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Sidney Herald
Sidney , Montana
February 24, 2019     Sidney Herald
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February 24, 2019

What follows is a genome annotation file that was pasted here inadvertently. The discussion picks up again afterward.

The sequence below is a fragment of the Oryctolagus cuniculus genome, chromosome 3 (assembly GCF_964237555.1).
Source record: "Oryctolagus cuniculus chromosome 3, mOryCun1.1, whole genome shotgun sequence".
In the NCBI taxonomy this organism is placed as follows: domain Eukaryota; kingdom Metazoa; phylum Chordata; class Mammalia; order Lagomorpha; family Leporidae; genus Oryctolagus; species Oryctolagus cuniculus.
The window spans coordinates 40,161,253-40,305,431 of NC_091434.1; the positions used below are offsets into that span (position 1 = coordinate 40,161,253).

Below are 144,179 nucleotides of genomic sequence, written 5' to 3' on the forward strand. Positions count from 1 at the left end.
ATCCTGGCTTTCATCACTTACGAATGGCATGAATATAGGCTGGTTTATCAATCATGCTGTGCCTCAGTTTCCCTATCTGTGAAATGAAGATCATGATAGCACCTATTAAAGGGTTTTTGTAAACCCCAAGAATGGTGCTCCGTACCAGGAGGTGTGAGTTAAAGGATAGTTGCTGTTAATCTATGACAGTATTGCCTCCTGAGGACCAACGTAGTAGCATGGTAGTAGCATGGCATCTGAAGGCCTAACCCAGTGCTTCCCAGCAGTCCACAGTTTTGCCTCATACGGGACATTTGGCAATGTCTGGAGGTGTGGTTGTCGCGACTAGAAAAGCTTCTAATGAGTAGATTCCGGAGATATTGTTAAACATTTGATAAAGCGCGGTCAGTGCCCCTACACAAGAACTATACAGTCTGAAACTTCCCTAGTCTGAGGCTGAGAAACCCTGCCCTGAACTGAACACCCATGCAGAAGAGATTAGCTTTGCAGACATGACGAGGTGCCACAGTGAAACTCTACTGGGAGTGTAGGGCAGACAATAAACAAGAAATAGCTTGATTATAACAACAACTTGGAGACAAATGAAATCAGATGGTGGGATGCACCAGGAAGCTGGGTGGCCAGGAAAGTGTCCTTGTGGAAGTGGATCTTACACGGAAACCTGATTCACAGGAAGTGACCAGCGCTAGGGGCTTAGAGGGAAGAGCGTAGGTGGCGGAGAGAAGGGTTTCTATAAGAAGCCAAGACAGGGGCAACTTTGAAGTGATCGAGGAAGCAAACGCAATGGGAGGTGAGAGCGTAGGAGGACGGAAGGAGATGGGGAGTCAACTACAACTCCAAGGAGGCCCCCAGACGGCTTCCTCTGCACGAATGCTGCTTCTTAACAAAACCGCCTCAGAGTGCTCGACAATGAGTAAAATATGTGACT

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I SUNDAY, FEB. 24, 2019 Around our area City, county officials concerned about possible funding legislation BY Bill. VANDIR WEEK SlDNEY HERALD Proposed legislation and current bills were among the topics when the Montana Associa- tion of Counties held its mid-winter conference in Helena last week. One concern for area county and city officials was hearing about an in- terim study that permits taking state entitlements from counties and cities in order to decrease the Office of Public Defend~ er‘s more than $7 million of overspending. “It’s basically to study and get input,” Richland County Commissioner Shane Gorder said of the proposal’s current status. “i feel the timing was great when they chose to have the study because of MACo and the League of Cities be— ing there.” Gorder said it’s not out of the question that the idea might become a bill by the end of this Mon— tana Legislative session. “Both MACo and the League of Cities took a strong stance against it,” Gorder said. City of Sidney’s clerk and treasurer Jessica Redfield noted, “The City of Sidney strongly opposes the use of the State Entitlement Share for local governments for anything other than the discretionary use by those local governments. This is local government money from gambling fees, license fees, alcohol license fees, and other items to be used by them for their costs of courts, police, fire, and many more.” Redfield added, “If the public defenders’ costs are increasing, isn’t it safe for the State to as- sume our court and pub- lic safety costs are in- creasing also? The State of Montana receives portions of fines and forfeitures, along with many other revenues, to offset these costs. Local governments are not allowed to increase or create new revenues for such items. Local governments have had to tighten their belts, make cuts, tighten procedures, and live within what little revenues they are allowed to have for public safety. and maybe the State needs to look at doing the same before robbing us.” Richland County commissioners were also busy testifying in favor of House Bill 124 that would allow county commissioners to lift agricultural covenants in certain situations. Gorder said the bill would allow the soon ties to have more control and will be more cost efficient. “We testified on that,” Gorder said. “It went well.” Richland County Clerk and Recorder Stephanie Verhasselt was pleased that Senate Bill 162 passed through commit- tee during the week and the Senate this week. Verhasselt explained the bill would allow election administrators to start counting ballots the day prior to the election. The early count, however, won’t be made public prior to polls being closed. “That will help the extra big counties,” Verhassel‘t explained. Gorder noted that the week also included county officials hearing from DEQ and DNRC as well as MACo‘s general counsel. Other speakers includ- ed Lt. Gov. Mike Cooney, Attorney General Tim Fox and state budget director Tom Livers. MDU: DECISION COULD IMPACT AREA SCHOOL“ non PAGEl that receives such funds. Without the coal mine, Savage’s school may be forced to cut staff and increase mill levies. MDU also plans to close the coal-fired portion of the Heskett Station in Mandan, N.D., around the end of 2021. The analysis done while preparing the integrated resource plan (IRP), which MDU puts together every two years and files with regulatory commissions, points to the retirement of two ag- ing coal-fired plants and the construction of the natural. gas combustion turbine. Low-cost power available on the market, due to low-cost natural gas and increasing wind resources, as well as rising costs to operate these facilities, led to the decision to retire the coal plants. Montana-Dakota on r- rently employs 77 people between the two coal stations. Once the units are no longer in opera- tion, Montana-Dakota estimates appmximately 10 employees will be needed to operate the two natural gas-fired combustion turbine units at Heskett and the two natural gas—fired reciprocating internal combustion engines at Lewis & Clark. A plan is in place intended to maintain staff until the plant retirements, and the company will offer training for employees who wish to fill open positions in other areas of the company. Mark Hanson, senior public relations rep- resentative for MDU, said, the company has begun the development process to construct an Bamegawatt simple- cycle peaking unit at the Heskett Station site, and anticipates submitting an advance determina— tion of prudence request with the North Dakota Public Service Commis- sion this fall. The new generation resource was selected as part of Montana-Dako- ta’s IRP. The company believes a second com- bustion turbine at Hes- kett will be costaeffective because the site has existing infrastructure and natural gas supply that serves an existing combustion unit that went online in 2014. “Our main objective is to provide our customers with safe, reliable and lowcost service,” said Nicole Kivisto, president and CEO of Montana—Da- kota, in a press release. “The IRP process helps guide us in making decisions to meet those objectives. Heskett and Lewis & Clark have met that objective for many years, but our analysis is showing those units are no longer cost competi- tive for our customers.” Hansen said ttotal cost of building and operat- ing a new simple—cycle combustion turbine. coupled with market purchases, is expected to be about half the, total cost of continuing to run the Heskett and Lewis & Clark coal-fired units. “The plants have served our customers well, providing low—cost energy for many years. operating roughly twice as long as expected when they were constructed in the mid-19505 and early 19605.” Kivisto said. “The age of the plants, lowcost competition on the market, and the on- going cost to operate the plants all have contrib— uted to the plants being too expensive to operate much longer.” Montana-Dakota has conducted an IRP for Booth 39m Prime. Party $39 . Double, Spain. or ‘ Barium 3:30 mam W lllllllll lllli till! it lllilllll Bl lllllll is a way to consider all resource options reason- ably available to meet the end-use customer’s demand for reliable and cost-effective energy, and provide a road map for Montana—Dakota’s future resources. The IRP process includes four areas: Load forecasting, demand-side analysis, supply-side analysis, and integration and risk analysis. Montana-Dakota feels customers also have benefited from low-cost energy available on the M130 market and the long—range forecast calls for similar savings in fu- ture years. MISO, or the Midcontinent Indepen— dent System Operator, is a not-forprofit member based organization that ensures reliable, least- cost delivery of electric- ity across all or parts of 15 US. states and one Canadian province. In cooperation with stake holders, MISO manages approximately 65,000 miles of high-voltage transmission and 200,000 MW of power—generating resources across its footprint. usual "MG- FFA week SIDNEY HERALD NICOLE LUClNA SIDNEY HERALD Sidney Mayor Rick Norby signs a proclamation for National FFA Week as Sidney High School FFA members Cole Roberts and Emma Torgorson look on. New indoor garage sale gaining interest in area BY NICOLE LUClllA SIDNEY HERAiD For the first time ever, the Sidney Herald will host an indoor garage sale, on March 30, from 9 am. to 3 pm. at St. Matw thew’s multipurpose center in the Ned Shin- nick Hall and gym. There will be more than 40 vendors with 29 already signed up for the day Entry fee will be $1 per person. All proceeds will go toward the News papers In Education lNlE] program. Tentativer Macho Si will provide food for the event. If they aren’t available to provide food, then hot dogs and pop will be available for purchase. Vendors will be able to get in and start setting up at 7 am. and will need to be torn down by 5 pm. Booth rentals cost $20 for one or $35 for two and are a 10x10 area. Sidney Herald Pub- lisher Kelly Miller said, “It’ll be good to get out and walk around and be warm. It’s going to be fun and it’s for charity” There will be a huge variety of items in- cluding antiques, kids clothes, furniture, paintings, body care products, jewelry, hand- madethings and much more. The event will also feature a few local bou- tiques as well as some direct sellers. There will be some tables available for vendors to use, but if you have your own it’s recommended to bring them. OL SAVINGS! Montana’s Brawl ol' Banking lv‘lft‘ll’ll’ll'tl Fii‘lc l l‘l’l.illl“il'€l1-{jll":let ; ll Month Flex CID-Annual percentage yield accurate (APY) as of l/22/20l9. Non-institutional funds only. Opening ; balance minimum of $500.00. You must maintain a positive balariCe in the account each day to obtain the disclosed ADV. You may make unlimited deposits, minimum of $250 each during the initial term until 14 calendar days prior to maturity date or until the balance of your atcount reaches $300,000.00. Penalty may be imposed for early ? withdrawal. Automatically renews to a lZAmonth Term CD. You will have 10 calendar days after the maturity date to District 4 -,— Circle (485), Lambert (774), Lindsay (584) and South Wolf Point (525) District 5 - Bloomfield (583), E Fairview (844), Falrvlew (742), Richey (773), Savage (776) and District 6 - Sidney (433, 488, 798) and West Sidney (798) change terms or withdraw funds Without! penalty. scockman Bank, proudly servlng our neighbors for over 65 years! Candidates Sought. for Trustee Election at May 301i!l Annual Meeting Candidates are being sought for the election of Trustees for Mid-Rivers Telephone Cooperative, lnc., Which will take place on Thursday, May 30, 2019, in Circle, MT. Nominations made by petition must be received by 5:00 pm. on March 31, 2019, to be included on the official ballot and have a candidate profile in the Annual Report which is mailed to all active members. All petitions must be received by 5:00 pm. on April 30, 2019. Petitions may be obtained from your local Mld-RlversOffice or by calling Mid-Rivers at 1-800-452—2288 and returned to your local office or mailed to Mid—Rivers Telephone Cooperative, lnc., PO Box 280, Circle MT 59215. Candidates must be a member of Mid-Rivers Telephone Cooperative, lnc., and maintain residence in the district where the candidate seeks election. Nominations for trustee candidates can be made by petition from members, or from the floor at the Annual Meeting. The districts up for election are: ‘ w Glendive (687) um Mid-Rivers